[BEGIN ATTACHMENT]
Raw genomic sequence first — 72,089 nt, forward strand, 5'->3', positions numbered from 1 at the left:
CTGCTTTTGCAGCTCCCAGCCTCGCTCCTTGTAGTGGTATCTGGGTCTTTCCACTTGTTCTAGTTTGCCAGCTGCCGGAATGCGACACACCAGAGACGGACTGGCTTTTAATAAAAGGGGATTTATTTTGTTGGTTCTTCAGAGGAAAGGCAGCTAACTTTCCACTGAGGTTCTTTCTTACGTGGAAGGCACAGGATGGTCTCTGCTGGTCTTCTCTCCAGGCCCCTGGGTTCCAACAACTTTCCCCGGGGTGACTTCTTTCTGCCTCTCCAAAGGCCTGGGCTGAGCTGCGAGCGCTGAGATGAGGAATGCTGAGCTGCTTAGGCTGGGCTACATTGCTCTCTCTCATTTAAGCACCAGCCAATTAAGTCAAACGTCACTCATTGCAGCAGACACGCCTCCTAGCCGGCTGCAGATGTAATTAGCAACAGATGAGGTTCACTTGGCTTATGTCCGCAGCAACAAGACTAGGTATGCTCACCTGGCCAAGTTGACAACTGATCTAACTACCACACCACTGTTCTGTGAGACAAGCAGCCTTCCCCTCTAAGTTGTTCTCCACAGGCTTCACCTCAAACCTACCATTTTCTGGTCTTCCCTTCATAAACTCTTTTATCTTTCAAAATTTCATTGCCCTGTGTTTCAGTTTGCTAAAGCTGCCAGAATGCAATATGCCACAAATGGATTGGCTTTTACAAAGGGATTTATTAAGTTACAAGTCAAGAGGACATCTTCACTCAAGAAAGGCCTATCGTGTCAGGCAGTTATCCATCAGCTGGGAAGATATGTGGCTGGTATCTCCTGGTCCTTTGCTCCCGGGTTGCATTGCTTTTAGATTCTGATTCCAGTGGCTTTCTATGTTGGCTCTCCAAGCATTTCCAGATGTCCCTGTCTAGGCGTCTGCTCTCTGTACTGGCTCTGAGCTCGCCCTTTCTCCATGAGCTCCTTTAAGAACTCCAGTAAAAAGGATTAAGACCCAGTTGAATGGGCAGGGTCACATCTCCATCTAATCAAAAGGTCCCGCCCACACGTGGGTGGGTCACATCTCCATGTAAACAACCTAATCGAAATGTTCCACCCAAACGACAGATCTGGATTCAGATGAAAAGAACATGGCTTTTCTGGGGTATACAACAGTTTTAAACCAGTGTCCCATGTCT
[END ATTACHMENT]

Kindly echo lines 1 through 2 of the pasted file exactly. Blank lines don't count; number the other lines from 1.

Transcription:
Raw genomic sequence first — 72,089 nt, forward strand, 5'->3', positions numbered from 1 at the left:
CTGCTTTTGCAGCTCCCAGCCTCGCTCCTTGTAGTGGTATCTGGGTCTTTCCACTTGTTCTAGTTTGCCAGCTGCCGGAATGCGACACACCAGAGACGGACTGGCTTTTAATAAAAGGGGATTTATTTTGTTGGTTCTTCAGAGGAAAGGCAGCTAACTTTCCACTGAGGTTCTTTCTTACGTGGAAGGCACAGGATGGTCTCTGCTGGTCTTCTCTCCAGGCCCCTGGGTTCCAACAACTTTCCCCGGGGTGACTTCTTTCTGCCTCTCCAAAGGCCTGGGCTGAGCTGCGAGCGCTGAGATGAGGAATGCTGAGCTGCTTAGGCTGGGCTACATTGCTCTCTCTCATTTAAGCACCAGCCAATTAAGTCAAACGTCACTCATTGCAGCAGACACGCCTCCTAGCCGGCTGCAGATGTAATTAGCAACAGATGAGGTTCACTTGGCTTATGTCCGCAGCAACAAGACTAGGTATGCTCACCTGGCCAAGTTGACAACTGATCTAACTACCACACCACTGTTCTGTGAGACAAGCAGCCTTCCCCTCTAAGTTGTTCTCCACAGGCTTCACCTCAAACCTACCATTTTCTGGTCTTCCCTTCATAAACTCTTTTATCTTTCAAAATTTCATTGCCCTGTGTTTCAGTTTGCTAAAGCTGCCAGAATGCAATATGCCACAAATGGATTGGCTTTTACAAAGGGATTTATTAAGTTACAAGTCAAGAGGACATCTTCACTCAAGAAAGGCCTATCGTGTCAGGCAGTTATCCATCAGCTGGGAAGATATGTGGCTGGTATCTCCTGGTCCTTTGCTCCCGGGTTGCATTGCTTTTAGATTCTGATTCCAGTGGCTTTCTATGTTGGCTCTCCAAGCATTTCCAGATGTCCCTGTCTAGGCGTCTGCTCTCTGTACTGGCTCTGAGCTCGCCCTTTCTCCATGAGCTCCTTTAAGAACTCCAGTAAAAAGGATTAAGACCCAGTTGAATGGGCAGGGTCACATCTCCATCTAATCAAAAGGTCCCGCCCACACGTGGGTGGGTCACATCTCCATGTAAACAACCTAATCGAAATGTTCCACCCAAACGACAGATCTGGATTCAGATGAAAAGAACATGGCTTTTCTGGGGTATACAACAGTTTTAAACCAGTGTCCCATGTCT